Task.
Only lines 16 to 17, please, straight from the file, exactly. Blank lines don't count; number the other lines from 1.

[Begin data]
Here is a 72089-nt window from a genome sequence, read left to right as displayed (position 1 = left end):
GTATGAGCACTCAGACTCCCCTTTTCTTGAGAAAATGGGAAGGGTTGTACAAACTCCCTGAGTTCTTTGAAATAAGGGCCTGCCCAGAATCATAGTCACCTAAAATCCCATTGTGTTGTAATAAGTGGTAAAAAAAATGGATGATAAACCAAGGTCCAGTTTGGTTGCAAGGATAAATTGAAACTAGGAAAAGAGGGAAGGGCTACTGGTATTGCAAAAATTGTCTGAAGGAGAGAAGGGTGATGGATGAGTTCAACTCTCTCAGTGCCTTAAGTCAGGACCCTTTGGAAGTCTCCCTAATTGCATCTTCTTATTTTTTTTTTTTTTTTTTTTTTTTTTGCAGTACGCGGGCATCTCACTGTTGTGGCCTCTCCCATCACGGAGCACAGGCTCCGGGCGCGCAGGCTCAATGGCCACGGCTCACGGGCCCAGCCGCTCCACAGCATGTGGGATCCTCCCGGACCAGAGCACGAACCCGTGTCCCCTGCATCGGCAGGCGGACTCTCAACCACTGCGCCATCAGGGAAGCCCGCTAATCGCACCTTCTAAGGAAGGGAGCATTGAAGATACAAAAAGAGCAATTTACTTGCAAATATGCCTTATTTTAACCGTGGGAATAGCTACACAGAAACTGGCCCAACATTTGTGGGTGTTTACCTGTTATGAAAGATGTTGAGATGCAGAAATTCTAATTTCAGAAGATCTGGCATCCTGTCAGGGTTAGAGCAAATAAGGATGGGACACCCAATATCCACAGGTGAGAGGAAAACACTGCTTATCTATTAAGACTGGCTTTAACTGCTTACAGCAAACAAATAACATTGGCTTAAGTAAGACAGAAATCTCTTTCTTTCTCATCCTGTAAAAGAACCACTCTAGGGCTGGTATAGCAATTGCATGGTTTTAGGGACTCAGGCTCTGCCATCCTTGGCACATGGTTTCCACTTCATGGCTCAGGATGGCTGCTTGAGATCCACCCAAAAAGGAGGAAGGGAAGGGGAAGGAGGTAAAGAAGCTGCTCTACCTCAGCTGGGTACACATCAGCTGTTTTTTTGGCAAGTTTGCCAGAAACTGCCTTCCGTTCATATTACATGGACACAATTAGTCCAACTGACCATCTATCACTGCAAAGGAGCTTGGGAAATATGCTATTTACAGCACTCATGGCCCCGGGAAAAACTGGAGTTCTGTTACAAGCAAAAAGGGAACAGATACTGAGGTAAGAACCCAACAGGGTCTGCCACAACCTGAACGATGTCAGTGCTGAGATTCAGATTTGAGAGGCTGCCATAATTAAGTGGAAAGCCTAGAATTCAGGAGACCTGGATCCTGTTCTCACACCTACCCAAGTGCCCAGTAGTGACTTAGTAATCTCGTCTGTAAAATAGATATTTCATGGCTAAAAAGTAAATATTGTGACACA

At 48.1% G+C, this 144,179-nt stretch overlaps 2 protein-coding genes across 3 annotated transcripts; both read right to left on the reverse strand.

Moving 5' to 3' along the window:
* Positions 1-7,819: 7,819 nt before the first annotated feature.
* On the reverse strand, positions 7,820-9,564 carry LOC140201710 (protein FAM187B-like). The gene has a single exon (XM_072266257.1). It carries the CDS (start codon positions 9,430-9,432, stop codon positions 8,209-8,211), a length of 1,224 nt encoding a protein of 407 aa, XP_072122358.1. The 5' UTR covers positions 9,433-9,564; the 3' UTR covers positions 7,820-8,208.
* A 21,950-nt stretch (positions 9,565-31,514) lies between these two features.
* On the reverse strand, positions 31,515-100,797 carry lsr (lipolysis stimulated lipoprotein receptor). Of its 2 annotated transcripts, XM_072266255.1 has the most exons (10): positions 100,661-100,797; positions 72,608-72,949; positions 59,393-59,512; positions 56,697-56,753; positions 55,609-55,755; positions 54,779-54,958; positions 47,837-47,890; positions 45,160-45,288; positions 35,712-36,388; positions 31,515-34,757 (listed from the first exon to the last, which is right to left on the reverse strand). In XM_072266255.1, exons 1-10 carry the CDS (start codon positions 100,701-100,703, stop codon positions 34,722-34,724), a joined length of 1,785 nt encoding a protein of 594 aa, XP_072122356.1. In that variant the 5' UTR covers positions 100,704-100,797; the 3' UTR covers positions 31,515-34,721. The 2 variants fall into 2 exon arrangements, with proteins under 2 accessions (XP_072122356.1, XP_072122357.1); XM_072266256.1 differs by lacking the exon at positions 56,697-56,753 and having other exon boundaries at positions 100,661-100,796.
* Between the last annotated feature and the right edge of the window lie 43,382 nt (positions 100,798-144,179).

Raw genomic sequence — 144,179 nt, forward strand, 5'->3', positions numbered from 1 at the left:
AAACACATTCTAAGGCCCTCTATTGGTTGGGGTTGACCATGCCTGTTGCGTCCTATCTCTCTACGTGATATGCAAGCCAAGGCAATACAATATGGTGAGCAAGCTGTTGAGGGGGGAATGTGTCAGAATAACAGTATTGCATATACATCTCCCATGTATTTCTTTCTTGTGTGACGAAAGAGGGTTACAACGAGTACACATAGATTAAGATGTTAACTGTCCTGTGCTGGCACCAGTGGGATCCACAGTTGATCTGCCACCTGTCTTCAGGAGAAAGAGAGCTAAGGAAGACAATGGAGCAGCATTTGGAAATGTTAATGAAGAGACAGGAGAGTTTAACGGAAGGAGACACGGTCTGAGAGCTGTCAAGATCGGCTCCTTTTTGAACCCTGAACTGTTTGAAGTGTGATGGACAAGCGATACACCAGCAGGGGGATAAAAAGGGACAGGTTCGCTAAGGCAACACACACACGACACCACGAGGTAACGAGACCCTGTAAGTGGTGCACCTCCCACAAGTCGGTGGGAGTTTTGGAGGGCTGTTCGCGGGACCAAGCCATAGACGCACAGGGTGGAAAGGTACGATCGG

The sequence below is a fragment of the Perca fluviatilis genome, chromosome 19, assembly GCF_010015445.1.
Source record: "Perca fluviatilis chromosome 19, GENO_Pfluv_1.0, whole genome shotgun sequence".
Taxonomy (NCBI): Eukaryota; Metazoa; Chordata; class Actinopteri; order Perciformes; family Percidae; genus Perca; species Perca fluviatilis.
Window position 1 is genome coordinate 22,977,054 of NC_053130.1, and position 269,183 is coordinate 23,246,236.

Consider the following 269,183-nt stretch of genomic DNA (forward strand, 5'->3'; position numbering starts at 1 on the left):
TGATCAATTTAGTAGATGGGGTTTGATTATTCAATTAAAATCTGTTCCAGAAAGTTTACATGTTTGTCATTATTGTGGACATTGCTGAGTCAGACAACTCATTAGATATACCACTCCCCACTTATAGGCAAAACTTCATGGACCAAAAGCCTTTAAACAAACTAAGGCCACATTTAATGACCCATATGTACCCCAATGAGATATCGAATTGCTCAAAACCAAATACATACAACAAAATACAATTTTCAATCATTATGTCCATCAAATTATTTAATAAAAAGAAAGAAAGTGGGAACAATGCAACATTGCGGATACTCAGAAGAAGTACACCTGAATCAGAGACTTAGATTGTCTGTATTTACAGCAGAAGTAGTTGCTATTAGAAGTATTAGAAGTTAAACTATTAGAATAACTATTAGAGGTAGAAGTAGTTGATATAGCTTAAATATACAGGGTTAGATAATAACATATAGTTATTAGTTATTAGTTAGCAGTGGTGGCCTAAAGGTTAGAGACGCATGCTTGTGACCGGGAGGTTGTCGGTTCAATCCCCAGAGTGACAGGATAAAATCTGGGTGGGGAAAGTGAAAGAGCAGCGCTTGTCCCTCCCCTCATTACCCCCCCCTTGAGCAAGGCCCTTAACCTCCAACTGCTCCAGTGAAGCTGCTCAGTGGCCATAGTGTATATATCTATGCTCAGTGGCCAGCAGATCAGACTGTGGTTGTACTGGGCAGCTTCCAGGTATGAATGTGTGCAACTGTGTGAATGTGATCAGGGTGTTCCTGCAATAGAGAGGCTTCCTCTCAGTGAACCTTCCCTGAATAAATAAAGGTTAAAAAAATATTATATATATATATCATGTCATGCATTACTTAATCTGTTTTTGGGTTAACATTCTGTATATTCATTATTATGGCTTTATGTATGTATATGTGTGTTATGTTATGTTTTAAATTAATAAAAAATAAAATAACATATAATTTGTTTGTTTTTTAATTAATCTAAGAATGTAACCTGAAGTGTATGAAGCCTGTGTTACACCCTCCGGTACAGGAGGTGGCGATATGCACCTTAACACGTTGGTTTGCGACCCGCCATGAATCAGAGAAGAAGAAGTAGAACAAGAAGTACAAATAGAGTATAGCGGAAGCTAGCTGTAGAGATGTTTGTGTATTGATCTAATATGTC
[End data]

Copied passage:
Consider the following 269,183-nt stretch of genomic DNA (forward strand, 5'->3'; position numbering starts at 1 on the left):
TGATCAATTTAGTAGATGGGGTTTGATTATTCAATTAAAATCTGTTCCAGAAAGTTTACATGTTTGTCATTATTGTGGACATTGCTGAGTCAGACAACTCATTAGATATACCACTCCCCACTTATAGGCAAAACTTCATGGACCAAAAGCCTTTAAACAAACTAAGGCCACATTTAATGACCCATATGTACCCCAATGAGATATCGAATTGCTCAAAACCAAATACATACAACAAAATACAATTTTCAATCATTATGTCCATCAAATTATTTAATAAAAAGAAAGAAAGTGGGAACAATGCAACATTGCGGATACTCAGAAGAAGTACACCTGAATCAGAGACTTAGATTGTCTGTATTTACAGCAGAAGTAGTTGCTATTAGAAGTATTAGAAGTTAAACTATTAGAATAACTATTAGAGGTAGAAGTAGTTGATATAGCTTAAATATACAGGGTTAGATAATAACATATAGTTATTAGTTATTAGTTAGCAGTGGTGGCCTAAAGGTTAGAGACGCATGCTTGTGACCGGGAGGTTGTCGGTTCAATCCCCAGAGTGACAGGATAAAATCTGGGTGGGGAAAGTGAAAGAGCAGCGCTTGTCCCTCCCCTCATTACCCCCCCCTTGAGCAAGGCCCTTAACCTCCAACTGCTCCAGTGAAGCTGCTCAGTGGCCATAGTGTATATATCTATGCTCAGTGGCCAGCAGATCAGACTGTGGTTGTACTGGGCAGCTTCCAGGTATGAATGTGTGCAACTGTGTGAATGTGATCAGGGTGTTCCTGCAATAGAGAGGCTTCCTCTCAGTGAACCTTCCCTGAATAAATAAAGGTTAAAAAAATATTATATATATATATCATGTCATGCATTACTTAATCTGTTTTTGGGTTAACATTCTGTATATTCATTATTATGGCTTTATGTATGTATATGTGTGTTATGTTATGTTTTAAATTAATAAAAAATAAAATAACATATAATTTGTTTGTTTTTTAATTAATCTAAGAATGTAACCTGAAGTGTATGAAGCCTGTGTTACACCCTCCGGTACAGGAGGTGGCGATATGCACCTTAACACGTTGGTTTGCGACCCGCCATGAATCAGAGAAGAAGAAGTAGAACAAGAAGTACAAATAGAGTATAGCGGAAGCTAGCTGTAGAGATGTTTGTGTATTGATCTAATATGTC